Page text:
But you are right, there currently isn’t much of value for a high capacity transit line to serve between downtown Seattle and Alaska Junction unless there are some serious land use changes in the Duwamish and SODO areas. In some ways, the Duwamish area currently resembles South Lake Union of 30 years ago: it’s a close-in industrial area that isn’t really maximizing its potential. SLU has been built up with tech and research firms while Duwamish/SODO has lost many of its warehousing and light manufacturing firms and the area has kind of withered away. But that doesn’t mean that Duwamish/SODO is hopeless, it just means that it needs some serious attention.

    A point of emphasis in any plan to grow the Duwamish/SODO area should be to make sure that there is a good transit plan for the area before building. Unlike SLU, where the transit plan was half-ass and inadequate, a Duwamish/SODO plan should include pre-planning for transit access and not try to shoe horn buses, streetcars or light rail in later. Creating a good transit plan for Duwamish/SODO that doesn’t create more traffic jams would make the area more attractive for industrial and manufacturing businesses.

    What kind of transit should be serving a thriving Duwamish/SODO area? Looking at traffic volumes on 509 makes it clear that there are thousands of people driving everyday from Burien, Des Moines and White Center to downtown Seattle. Would a light rail line connecting those places to downtown via Duwamish/SODO be feasible?

    There’s also the airport that many people would like to see connected to downtown with a faster trip than the Rainier Valley line can ever offer. ST3 isn’t the time to think about building a new south end light rail line, but in the time beyond ST3, there may be a need to look at a possible Downtown/Georgetown/White Center/Airport/Burien alignment (although including a stop at the West Seattle Junction doesn’t seem feasible for that line). Unfortunately, ST seems to be committed to a single spine from Tacoma to downtown.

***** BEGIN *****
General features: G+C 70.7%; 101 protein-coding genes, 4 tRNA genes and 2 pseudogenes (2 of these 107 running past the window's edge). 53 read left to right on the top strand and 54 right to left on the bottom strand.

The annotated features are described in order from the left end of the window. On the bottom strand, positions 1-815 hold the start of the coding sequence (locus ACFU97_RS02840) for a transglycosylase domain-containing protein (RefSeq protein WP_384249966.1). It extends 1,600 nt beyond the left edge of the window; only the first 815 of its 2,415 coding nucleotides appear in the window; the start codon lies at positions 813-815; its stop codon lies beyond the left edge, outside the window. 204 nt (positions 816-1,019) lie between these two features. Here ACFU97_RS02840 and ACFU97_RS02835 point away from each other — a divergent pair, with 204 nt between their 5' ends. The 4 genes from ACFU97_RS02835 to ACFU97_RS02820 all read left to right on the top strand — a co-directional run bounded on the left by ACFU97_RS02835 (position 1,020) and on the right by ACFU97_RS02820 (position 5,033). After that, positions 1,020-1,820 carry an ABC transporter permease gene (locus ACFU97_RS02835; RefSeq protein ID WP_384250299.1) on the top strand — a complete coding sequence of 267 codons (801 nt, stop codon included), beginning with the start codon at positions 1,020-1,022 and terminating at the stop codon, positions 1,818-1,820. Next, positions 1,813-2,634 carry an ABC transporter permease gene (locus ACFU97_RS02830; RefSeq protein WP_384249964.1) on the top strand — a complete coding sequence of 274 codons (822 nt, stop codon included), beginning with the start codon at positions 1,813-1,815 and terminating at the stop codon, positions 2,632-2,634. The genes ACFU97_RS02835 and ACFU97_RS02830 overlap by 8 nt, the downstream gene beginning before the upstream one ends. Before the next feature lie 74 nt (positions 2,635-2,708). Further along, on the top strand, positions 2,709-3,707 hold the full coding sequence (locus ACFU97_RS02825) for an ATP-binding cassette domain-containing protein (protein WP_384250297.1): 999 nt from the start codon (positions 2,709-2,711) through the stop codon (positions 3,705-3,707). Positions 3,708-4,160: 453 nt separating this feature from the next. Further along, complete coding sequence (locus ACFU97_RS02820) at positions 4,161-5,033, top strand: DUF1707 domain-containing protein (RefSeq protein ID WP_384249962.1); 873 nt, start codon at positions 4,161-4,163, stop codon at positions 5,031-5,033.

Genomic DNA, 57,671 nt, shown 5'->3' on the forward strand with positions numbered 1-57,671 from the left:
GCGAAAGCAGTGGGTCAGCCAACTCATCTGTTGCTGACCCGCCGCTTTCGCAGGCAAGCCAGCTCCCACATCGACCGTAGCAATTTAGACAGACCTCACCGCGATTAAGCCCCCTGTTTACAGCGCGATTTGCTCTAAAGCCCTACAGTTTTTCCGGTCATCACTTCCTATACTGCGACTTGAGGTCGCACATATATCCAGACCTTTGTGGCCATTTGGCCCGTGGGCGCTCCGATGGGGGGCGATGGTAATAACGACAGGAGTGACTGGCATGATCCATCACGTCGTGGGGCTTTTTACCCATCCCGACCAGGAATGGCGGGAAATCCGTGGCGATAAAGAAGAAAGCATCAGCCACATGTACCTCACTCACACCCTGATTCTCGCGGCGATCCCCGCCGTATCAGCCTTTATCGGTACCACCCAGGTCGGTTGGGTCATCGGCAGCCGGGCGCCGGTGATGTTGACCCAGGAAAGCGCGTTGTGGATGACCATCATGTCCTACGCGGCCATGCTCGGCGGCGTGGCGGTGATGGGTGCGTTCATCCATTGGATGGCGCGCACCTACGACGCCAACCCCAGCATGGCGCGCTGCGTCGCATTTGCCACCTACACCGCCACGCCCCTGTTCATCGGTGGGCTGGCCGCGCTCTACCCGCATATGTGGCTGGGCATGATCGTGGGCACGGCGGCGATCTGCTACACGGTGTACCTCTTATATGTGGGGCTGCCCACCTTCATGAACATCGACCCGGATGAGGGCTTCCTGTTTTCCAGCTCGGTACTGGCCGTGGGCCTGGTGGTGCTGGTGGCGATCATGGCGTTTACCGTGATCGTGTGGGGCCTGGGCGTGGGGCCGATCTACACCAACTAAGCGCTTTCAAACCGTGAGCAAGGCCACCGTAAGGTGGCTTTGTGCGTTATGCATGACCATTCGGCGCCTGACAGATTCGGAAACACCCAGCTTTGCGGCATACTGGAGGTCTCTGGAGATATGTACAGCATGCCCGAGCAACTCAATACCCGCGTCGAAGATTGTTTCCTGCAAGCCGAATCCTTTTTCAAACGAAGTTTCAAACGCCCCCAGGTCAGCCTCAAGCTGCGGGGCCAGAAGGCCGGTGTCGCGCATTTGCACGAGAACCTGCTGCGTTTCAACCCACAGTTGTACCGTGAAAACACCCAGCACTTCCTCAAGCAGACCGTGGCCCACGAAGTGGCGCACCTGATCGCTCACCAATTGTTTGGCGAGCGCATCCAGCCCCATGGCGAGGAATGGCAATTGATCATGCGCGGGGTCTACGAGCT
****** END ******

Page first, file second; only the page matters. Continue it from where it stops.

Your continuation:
1. Sorry, they aren’t the same. Objections to the Rainier Valley route were based on ignorance (and racist ignorance, as your comment suggests). Even before the area gentrified, there were plenty of people there. The same just isn’t true of the route to West Seattle. A lot of it is simply geography. You aren’t going to build apartments in the Duwamish. It is also because of industrial zoning that certainly won’t change. You aren’t going to kick out industry there and put in skyscrapers. You also have a greenbelt (on the side of West Seattle). There will never be a station there (of course). Sound Transit will never build a station between West Seattle and SoDo, which greatly decreases the value of a light rail line. It means that it will be extremely expensive to run, which means that it won’t run that often.

      Even if West Seattle becomes the new South Lake Union (with skyscrapers replacing most of the homes on the quiet side streets) there is no reason that BRT (as Troy described) couldn’t do the job quite well. BRT can handle the volume of passengers. Right now our light rail line carries 40,000 people. This would carry less (a lot less). A bus line in Vancouver carries over 50,000.

      1. “A bus line in Vancouver carries over 50,000”

        I live in Metro-Vancouver and use the 99B line daily and it is a hellish ride, despite the number of buses at rush hours..
        Same with SkyTrain and the Canada line that are both over capacity…